"This leafy green is an excellent source of vitamin A and vitamin C and is at its best in the fall and winter months. It is also a good source of calcium and potassium," says Malena Perdomo, MS, RDN, CDE. "Kale is a hardy green leafy vegetable that is best in the fall where you can pick the leaves as you need them and it keeps on growing. I have grown kale for years and it can sustain even in cold weather. It is the last vegetable that stays in the garden after everything has been pulled out. The leaves are hardy enough to stay well when you add them in soups or sautéed with a little oil and garlic."

Eat This! Tip

Aside from chopping it up into a big salad, Perdomo likes to use kale in a colorful rice and beans salad.

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Pears are so sweet that it seems impossible they only contain about 100 calories each, but it's true. This fall fruit is a good source of vitamin C and contains 6 grams of fiber per medium fruit (24% of your daily value). Pears help keep hunger at bay thanks to pectin, "a soluble fiber that attracts water and turns to gel, slowing down digestion," says Glockner, "which may help to reduce blood cholesterol and reduce risk of heart disease and colon cancer."

Eat This! Tip

Eat pears by themselves, or add them to grilled cheese sandwiches, salads, chutneys, and salsas to lend a sweet kick.

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Delicata Squash


"I'm a huge fan of delicata squash because, unlike other squash, the skin is edible. It's sweet and starchy, like a cross between a zucchini and potato, and is chock-full of vitamin A and antioxidants," Rizzo says. "Like most squash and pumpkins, delicata squash grows in the fall and is really easy to find in those months."

Eat This! Tip

"Roast it with oil and salt for a delicious side dish," says Rizzo.

All About Squash

Now, the worst.


Cherry tomatoes on wooden cutting board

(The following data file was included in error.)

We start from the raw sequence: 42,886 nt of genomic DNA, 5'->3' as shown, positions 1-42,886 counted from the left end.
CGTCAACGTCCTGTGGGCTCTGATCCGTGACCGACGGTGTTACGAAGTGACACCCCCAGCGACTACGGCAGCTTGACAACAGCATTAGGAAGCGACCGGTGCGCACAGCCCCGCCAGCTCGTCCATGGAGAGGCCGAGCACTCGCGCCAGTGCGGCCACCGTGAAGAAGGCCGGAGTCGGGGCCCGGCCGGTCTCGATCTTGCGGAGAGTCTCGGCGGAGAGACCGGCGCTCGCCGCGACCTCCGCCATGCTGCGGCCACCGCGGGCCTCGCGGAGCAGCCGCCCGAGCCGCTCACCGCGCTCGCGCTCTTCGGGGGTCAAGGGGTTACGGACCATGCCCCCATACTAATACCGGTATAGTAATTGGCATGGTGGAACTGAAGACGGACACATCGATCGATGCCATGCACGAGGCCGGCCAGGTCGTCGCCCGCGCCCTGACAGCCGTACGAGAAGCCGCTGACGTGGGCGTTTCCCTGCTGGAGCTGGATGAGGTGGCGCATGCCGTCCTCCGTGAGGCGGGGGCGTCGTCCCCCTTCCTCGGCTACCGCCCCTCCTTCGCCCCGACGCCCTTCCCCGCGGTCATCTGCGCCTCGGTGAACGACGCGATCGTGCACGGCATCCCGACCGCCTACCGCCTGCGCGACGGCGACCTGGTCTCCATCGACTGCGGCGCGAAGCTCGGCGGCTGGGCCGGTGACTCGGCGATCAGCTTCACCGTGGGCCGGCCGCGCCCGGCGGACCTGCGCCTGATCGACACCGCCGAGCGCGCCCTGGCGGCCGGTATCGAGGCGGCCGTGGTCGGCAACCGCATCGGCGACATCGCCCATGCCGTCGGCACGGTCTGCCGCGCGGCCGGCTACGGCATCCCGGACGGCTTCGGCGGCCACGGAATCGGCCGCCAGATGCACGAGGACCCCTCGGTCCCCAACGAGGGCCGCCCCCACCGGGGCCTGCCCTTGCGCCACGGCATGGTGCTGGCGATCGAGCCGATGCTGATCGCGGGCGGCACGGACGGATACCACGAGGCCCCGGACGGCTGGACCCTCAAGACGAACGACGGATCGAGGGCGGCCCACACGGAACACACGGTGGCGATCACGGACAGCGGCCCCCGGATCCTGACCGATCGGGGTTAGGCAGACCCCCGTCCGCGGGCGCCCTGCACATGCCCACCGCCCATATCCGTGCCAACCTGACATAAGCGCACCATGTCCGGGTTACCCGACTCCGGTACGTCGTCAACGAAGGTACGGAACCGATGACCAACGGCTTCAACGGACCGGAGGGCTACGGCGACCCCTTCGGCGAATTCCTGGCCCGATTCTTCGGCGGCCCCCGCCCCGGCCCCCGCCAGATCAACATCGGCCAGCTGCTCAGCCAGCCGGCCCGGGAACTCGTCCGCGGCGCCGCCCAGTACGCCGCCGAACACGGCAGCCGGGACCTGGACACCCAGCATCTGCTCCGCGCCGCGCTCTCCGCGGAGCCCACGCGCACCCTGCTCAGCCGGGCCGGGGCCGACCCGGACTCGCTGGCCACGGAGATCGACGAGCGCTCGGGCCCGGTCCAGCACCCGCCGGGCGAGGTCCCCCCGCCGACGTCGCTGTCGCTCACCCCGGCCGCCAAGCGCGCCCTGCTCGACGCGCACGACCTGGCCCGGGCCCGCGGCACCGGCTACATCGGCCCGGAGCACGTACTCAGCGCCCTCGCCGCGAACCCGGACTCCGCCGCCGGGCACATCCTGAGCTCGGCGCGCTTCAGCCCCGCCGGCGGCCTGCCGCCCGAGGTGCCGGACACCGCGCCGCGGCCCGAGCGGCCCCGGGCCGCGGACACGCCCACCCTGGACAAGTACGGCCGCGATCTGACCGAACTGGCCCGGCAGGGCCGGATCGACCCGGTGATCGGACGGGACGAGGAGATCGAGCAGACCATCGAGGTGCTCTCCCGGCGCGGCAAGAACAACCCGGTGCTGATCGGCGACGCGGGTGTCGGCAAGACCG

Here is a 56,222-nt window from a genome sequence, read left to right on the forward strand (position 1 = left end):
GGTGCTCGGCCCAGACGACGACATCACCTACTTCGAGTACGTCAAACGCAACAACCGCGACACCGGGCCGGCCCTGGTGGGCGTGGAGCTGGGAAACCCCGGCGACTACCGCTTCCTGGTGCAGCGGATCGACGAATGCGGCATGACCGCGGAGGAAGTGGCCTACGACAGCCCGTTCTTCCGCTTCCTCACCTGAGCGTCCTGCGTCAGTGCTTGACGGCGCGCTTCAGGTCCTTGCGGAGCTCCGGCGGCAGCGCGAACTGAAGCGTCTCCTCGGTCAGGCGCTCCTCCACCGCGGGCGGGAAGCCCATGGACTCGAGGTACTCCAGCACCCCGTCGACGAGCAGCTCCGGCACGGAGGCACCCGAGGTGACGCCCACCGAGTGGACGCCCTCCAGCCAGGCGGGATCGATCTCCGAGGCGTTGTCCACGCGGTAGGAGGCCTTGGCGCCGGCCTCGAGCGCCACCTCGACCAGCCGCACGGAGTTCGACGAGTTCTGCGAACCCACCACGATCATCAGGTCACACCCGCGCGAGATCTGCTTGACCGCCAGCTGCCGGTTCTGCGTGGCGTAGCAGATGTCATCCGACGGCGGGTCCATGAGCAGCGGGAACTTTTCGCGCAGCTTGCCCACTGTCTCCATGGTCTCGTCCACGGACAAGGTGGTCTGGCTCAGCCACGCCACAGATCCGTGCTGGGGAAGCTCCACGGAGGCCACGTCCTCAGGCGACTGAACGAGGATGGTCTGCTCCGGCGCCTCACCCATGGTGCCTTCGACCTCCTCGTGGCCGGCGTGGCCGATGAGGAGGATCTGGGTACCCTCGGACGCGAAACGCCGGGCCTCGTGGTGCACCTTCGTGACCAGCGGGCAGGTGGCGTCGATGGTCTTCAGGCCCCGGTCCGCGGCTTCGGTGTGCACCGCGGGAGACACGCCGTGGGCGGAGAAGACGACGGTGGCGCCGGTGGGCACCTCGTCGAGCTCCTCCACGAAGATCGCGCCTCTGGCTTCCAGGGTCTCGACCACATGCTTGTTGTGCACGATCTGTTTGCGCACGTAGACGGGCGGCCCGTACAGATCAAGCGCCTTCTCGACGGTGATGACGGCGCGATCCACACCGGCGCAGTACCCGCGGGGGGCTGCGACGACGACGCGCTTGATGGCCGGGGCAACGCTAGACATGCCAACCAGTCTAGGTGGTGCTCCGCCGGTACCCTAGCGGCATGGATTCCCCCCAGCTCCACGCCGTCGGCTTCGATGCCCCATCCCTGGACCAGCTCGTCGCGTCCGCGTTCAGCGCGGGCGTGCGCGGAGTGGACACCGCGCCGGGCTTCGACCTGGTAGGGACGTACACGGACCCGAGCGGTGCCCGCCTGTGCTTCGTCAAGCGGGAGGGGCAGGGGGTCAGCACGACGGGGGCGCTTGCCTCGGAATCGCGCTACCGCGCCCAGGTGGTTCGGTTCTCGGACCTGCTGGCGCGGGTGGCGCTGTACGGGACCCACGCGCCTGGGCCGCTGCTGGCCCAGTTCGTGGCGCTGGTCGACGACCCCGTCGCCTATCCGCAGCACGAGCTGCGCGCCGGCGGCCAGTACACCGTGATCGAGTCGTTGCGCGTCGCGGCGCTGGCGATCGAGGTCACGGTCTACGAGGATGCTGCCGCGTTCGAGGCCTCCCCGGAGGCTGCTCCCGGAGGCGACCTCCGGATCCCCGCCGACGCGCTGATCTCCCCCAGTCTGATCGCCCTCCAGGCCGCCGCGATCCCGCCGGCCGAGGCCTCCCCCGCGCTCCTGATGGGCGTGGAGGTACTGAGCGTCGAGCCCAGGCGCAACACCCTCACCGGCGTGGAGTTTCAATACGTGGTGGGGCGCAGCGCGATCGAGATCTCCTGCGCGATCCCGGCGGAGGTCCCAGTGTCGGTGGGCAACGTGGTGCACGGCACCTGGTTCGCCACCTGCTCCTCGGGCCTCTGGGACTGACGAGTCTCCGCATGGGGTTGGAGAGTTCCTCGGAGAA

"Ever taste a tomato outside of its summer season? They are bland and pretty flavorless," says Alex Aldeborgh, MS, RDN. "Tomatoes are full of antioxidants, especially lycopene, which gives them their red hue. Luckily, the lycopene content increases when tomatoes are cooked."

The nutrition content of vegetables is often thought to slightly decrease once heat is applied during cooking, however, the opposite occurs for tomatoes, according to Aldeborgh.

Eat This! Tip

"Get the most nutrition bang for your buck from tomatoes in the fall and winter by choosing canned tomatoes, or try roasting them yourself," says Aldeborgh. Check out her recipe, farro salad with roasted vegetables and feta cheese to see how you can roast tomatoes

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Strawberries in cartons

"If you're buying fresh strawberries in the fall, they've probably traveled pretty far to get to you. In the course of traveling, the berries lose valuable nutrients, like vitamin C and manganese, as they age," says Aldeborgh.

Eat This! Tip

"Save the fresh strawberries for spring and summer, and stock up on frozen ones in the fall," she says.

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Corn on the cobb

"Even though it is a global market and we get some produce all-year-round, my suggestion is to look for produce that is local and shop in season. Some produce around the country is still growing well meanwhile in another state, the produce is gone. The taste of corn changes when produce is not at peak season. For example, we might get a late version of corn in the fall but they taste best in the summer months," says Perdomo.

Eat This! Tip

Stock up on frozen corn in the fall so that you can enjoy it while it's in its sweetest state. Green Giant even sells mini ears of corn of corn-on-the-cob if you still want the cob experience.

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Cucumber slices

When a cucumber tastes flavorless and watery, that should be a strong indication that it's not in season. The flavor of a cucumber is subtle, to begin with, and eating the vegetable out of season further eliminates its innate, refreshing savor.

"Another crop that reminds me of the change of taste is cucumber—in the summer months it has a better flavor," says Perdomo.

Eat This! Tip

Melons can still be in season until the end of October depending on where you live, so if you're craving that crisp and refreshing taste, stock up on honeydew melon instead and eat vegetables that are in-season such as Brussels sprouts, carrots, and spinach.



"Don't get me wrong, I love watermelon. It's actually one of my favorite fruits, but it just doesn't taste good in the fall because it's out of season," says Rizzo. "That means it's grown far away and shipped to a region near you, so it's not super fresh. Whereas watermelon is usually sweet and vibrant pink, it's rather flavorless and pale in color in the fall."

Eat This! Tip

If you're in the mood for something sweet, opt for a juicy Honeycrisp apple instead.